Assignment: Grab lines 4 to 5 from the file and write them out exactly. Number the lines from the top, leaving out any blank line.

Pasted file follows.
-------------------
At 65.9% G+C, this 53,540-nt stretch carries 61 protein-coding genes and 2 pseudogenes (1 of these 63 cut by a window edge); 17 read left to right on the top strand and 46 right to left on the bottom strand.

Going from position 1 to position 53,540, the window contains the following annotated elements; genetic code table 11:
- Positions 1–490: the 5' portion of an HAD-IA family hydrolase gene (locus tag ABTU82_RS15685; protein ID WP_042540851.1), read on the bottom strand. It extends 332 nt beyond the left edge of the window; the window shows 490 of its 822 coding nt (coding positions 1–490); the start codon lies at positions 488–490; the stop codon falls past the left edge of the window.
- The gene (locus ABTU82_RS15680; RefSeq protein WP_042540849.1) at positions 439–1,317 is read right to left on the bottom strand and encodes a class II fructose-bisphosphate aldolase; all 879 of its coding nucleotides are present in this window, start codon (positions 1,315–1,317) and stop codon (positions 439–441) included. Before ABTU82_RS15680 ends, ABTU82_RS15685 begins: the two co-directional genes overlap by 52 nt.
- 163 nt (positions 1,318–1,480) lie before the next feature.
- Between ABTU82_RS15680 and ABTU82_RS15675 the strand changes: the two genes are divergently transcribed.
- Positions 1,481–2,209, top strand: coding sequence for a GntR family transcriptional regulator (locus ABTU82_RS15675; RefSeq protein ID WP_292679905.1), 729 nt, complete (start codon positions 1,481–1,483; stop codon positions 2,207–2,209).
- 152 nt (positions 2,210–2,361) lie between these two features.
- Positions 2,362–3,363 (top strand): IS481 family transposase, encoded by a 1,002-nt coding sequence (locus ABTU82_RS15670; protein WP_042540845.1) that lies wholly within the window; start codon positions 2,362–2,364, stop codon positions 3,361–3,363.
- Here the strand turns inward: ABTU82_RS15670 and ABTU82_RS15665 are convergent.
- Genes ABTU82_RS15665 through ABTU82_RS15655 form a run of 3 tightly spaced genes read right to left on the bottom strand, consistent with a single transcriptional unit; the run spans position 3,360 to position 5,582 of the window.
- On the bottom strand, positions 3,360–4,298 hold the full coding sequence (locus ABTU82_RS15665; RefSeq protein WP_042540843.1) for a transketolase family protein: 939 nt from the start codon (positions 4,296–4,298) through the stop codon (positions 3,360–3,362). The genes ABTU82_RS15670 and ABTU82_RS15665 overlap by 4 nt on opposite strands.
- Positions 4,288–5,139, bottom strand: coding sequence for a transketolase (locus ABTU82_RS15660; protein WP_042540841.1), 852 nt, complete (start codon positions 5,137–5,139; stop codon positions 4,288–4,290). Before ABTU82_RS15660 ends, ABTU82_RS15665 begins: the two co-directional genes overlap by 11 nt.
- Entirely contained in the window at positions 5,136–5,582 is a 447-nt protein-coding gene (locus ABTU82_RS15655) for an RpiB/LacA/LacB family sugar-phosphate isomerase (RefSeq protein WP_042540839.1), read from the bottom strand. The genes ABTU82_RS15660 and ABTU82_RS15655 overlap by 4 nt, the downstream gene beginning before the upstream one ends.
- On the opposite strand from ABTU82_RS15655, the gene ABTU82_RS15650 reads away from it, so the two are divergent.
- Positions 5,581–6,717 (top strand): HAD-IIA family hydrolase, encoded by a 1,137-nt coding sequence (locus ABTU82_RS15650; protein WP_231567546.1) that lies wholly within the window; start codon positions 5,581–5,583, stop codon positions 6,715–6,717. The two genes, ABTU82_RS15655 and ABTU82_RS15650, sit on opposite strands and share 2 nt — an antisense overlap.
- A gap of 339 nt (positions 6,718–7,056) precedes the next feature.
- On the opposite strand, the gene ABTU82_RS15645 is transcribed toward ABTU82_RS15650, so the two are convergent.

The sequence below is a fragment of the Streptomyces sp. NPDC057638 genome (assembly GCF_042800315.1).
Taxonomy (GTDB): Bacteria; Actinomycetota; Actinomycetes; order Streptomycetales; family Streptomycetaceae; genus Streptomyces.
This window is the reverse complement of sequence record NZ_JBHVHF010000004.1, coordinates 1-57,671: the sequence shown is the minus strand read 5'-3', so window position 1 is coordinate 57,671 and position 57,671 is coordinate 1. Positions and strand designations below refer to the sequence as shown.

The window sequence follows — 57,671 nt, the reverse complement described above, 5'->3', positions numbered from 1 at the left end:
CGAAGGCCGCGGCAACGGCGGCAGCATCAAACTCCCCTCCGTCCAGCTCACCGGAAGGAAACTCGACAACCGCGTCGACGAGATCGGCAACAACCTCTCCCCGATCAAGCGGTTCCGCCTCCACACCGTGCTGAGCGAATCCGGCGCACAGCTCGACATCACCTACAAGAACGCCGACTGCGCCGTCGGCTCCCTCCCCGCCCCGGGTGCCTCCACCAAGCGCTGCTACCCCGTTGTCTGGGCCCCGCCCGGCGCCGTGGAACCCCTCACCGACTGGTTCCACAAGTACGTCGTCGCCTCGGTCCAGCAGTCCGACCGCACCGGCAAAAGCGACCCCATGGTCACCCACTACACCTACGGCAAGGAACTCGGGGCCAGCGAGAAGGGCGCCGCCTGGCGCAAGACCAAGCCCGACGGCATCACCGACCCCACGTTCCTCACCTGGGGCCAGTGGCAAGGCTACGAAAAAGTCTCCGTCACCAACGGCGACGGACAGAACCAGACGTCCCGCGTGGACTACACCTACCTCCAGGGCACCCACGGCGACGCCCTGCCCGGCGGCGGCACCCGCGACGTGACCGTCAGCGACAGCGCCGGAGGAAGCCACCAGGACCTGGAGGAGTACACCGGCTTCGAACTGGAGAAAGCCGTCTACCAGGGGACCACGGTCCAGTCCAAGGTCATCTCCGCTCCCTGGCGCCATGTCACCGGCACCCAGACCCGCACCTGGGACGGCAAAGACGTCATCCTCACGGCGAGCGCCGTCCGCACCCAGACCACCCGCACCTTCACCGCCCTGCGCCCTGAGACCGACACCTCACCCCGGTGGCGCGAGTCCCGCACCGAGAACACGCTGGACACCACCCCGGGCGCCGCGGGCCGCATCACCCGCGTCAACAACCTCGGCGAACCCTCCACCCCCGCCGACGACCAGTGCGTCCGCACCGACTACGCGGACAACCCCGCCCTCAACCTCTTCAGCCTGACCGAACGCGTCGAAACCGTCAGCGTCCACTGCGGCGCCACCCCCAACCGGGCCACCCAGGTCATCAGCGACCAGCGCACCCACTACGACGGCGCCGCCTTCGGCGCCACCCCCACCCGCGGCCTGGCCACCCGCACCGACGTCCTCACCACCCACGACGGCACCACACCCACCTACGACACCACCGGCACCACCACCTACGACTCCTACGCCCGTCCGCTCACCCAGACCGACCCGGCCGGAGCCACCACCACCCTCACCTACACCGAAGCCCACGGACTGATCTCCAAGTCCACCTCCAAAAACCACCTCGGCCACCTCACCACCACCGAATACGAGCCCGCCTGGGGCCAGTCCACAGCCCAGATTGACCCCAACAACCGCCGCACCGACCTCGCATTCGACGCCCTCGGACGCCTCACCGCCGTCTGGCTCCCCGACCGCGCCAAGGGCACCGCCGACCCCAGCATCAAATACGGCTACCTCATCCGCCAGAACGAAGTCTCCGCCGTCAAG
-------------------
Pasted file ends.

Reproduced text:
- The gene (locus ABTU82_RS15680; RefSeq protein WP_042540849.1) at positions 439–1,317 is read right to left on the bottom strand and encodes a class II fructose-bisphosphate aldolase; all 879 of its coding nucleotides are present in this window, start codon (positions 1,315–1,317) and stop codon (positions 439–441) included. Before ABTU82_RS15680 ends, ABTU82_RS15685 begins: the two co-directional genes overlap by 52 nt.
- 163 nt (positions 1,318–1,480) lie before the next feature.